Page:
Skip to main content

Home | About us | Policies | H07 The use of personal metal detectors in custody

H07 The use of personal metal detectors in custody 

1. Security protective marking

1.1. Not protectively marked.

2. Summary of changes


2.1. The following changes have been made to this policy on 24 April 2012:

    • Terminology has been updated to comply with the structure of the new Kent Policing Model.

2.2. This policy was due for review in April 2013.  The review of this policy is on hold pending the Kent Police Policy Restructure, taking place throughout 2013.

3. Application

 3.1. This policy applies to arresting officers and searching officers.


4. Purpose 

4.1. The purpose of this policy is to ensure the safety of staff, other detainees, visitors and the detainee through the use of personal metal detectors in custody by minimising the opportunity for harm to be caused.

4.2. The power to search people in police detention is contained within the Police and Criminal Evidence Act 1984 and its Codes of Practice.

4.3. This policy must be read in conjunction with policy H01 Defendant custody management.


5. Use of personal metal detectors 

5.1. The personal metal detectors are designed to locate small metal objects (e.g. needles, razor blades, knives, etc.) concealed in clothing or on / within the body. The detector should be passed over the surface to be checked at a constant distance, with the manufacturer’s plate facing the user.

5.2. Each District is in possession of two personal metal detectors of the approved make and model, which will be kept in the charge/reception room in custody. An officer will be designated to be responsible for:

    • Ensuring that all routine maintenance and servicing is carried out in accordance with the manufacturer’s instructions;
    • Availability of spare batteries at all times;
    • Immediate arrangements for repair/replacement in the event of malfunction or damage.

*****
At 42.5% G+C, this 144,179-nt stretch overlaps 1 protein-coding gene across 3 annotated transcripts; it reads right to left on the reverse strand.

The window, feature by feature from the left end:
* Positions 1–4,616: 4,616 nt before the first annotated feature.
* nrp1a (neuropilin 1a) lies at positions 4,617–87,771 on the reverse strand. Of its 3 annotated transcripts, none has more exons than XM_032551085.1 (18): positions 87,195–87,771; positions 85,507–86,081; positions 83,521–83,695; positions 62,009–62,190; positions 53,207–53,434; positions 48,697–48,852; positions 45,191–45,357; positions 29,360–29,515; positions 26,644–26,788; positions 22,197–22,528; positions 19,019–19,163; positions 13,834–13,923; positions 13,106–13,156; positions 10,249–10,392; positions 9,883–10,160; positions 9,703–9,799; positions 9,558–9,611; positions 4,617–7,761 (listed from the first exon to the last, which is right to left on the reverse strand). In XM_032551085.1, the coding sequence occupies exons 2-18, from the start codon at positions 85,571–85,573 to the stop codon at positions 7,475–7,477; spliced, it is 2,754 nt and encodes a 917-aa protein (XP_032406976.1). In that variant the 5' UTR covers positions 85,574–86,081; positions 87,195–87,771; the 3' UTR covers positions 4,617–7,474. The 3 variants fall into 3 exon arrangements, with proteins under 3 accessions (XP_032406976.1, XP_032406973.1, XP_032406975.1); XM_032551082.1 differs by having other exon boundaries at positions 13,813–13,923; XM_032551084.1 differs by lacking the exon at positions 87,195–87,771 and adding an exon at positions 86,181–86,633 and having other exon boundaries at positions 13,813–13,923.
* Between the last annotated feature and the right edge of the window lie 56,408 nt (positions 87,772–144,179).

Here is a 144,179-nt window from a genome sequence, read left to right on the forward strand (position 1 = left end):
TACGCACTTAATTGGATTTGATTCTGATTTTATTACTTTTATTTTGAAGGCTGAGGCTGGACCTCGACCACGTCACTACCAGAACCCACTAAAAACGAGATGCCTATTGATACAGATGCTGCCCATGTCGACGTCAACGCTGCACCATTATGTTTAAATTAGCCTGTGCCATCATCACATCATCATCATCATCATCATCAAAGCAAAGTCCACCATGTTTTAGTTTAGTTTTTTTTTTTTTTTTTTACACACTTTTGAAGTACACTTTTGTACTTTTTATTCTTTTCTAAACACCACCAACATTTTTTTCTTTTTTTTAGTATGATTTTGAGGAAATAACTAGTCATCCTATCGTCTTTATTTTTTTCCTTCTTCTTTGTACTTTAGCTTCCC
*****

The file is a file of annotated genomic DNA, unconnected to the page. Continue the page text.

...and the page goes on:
5.3. The body scanning of all detainees brought into custody is mandatory, with a personal metal detector to assist establishing if there is anything secreted on them, which can be used to harm himself or herself or any other person or to facilitate escape/damage property. Wherever possible this should be done prior to placing them in a cell or detention room. (See the Police and Criminal Evidence Act Codes of Practice).

5.4. The detainee will be told the purpose of the scan.

5.5. The use of the scan is not to be regarded as a substitute for a proper and thorough search of a detainee upon arrival at the Custody Suite, but as an additional safety measure for the benefit of all people within custody suites.


5.6. All activations must be manually checked and not just dismissed as something innocuous.

5.7. The scan should only be as extensive as necessary for establishing the presence/absence of any article capable of being used to harm themselves, any other person or to facilitate escape/damage property.

5.8.  If, for any reason, a body scan is not carried out on a detained person (e.g. the Custody Officer does not consider it to be appropriate - a short stay prisoner with constant supervision, unavailability of a metal detector, etc) the Custody Officer will ensure that the reason is recorded on the Custody Record.


6. Strip searches 

6.1. In the event the body scan reveals the likely presence of articles (see paragraph 5.3 above) the detained person should be requested to hand them over. If the request is refused then the Custody Officer will arrange for a strip search to be carried out as soon as possible. The detainee should be kept under constant supervision until the strip search has been concluded.

6.2. Strip searches, which will not be routinely carried out, will be conducted in accordance with the Police and Criminal Evidence Act Codes of Practice.


7. Intimate searches

7.1. If articles are found within a body orifice and the detainee refuses to hand them over their removal would constitute an Intimate search, for which special arrangements exist. (See policy H01 and the Police and Criminal Evidence Act Codes of Practice).


8. Special risk prisoners 

8.1. See policy H01 Defendant custody management.


9. Updating PNC and Genesis 

9.1. Where it is found that the PNC result contains ‘warning signals’ which were not known to Genesis the Custody Officer will enter these warnings onto the nominal record. Any warning signal associated with the detainee should be recorded on the arrest/summons report which will update Genesis automatically.


10. Handover procedures 

10.1.  See policy H01 Defendant custody management.

11. Equality impact assessment


11.1. This policy has been assessed with regards to its relevance to race and diversity equality. As a result of this assessment the policy has been graded as having a low potential impact.


11.2. Attached is the latest equality impact assessment that forms part of the policy review process.

Policy reference: H07 The use of personal metal detectors in custody
Policy owner: Chief Superintendent. Head of Central Investigation Command
Contact point: Policy Unit, 01622 653298
Date last reviewed: 11 April 2011
Document last saved: 09 April 2013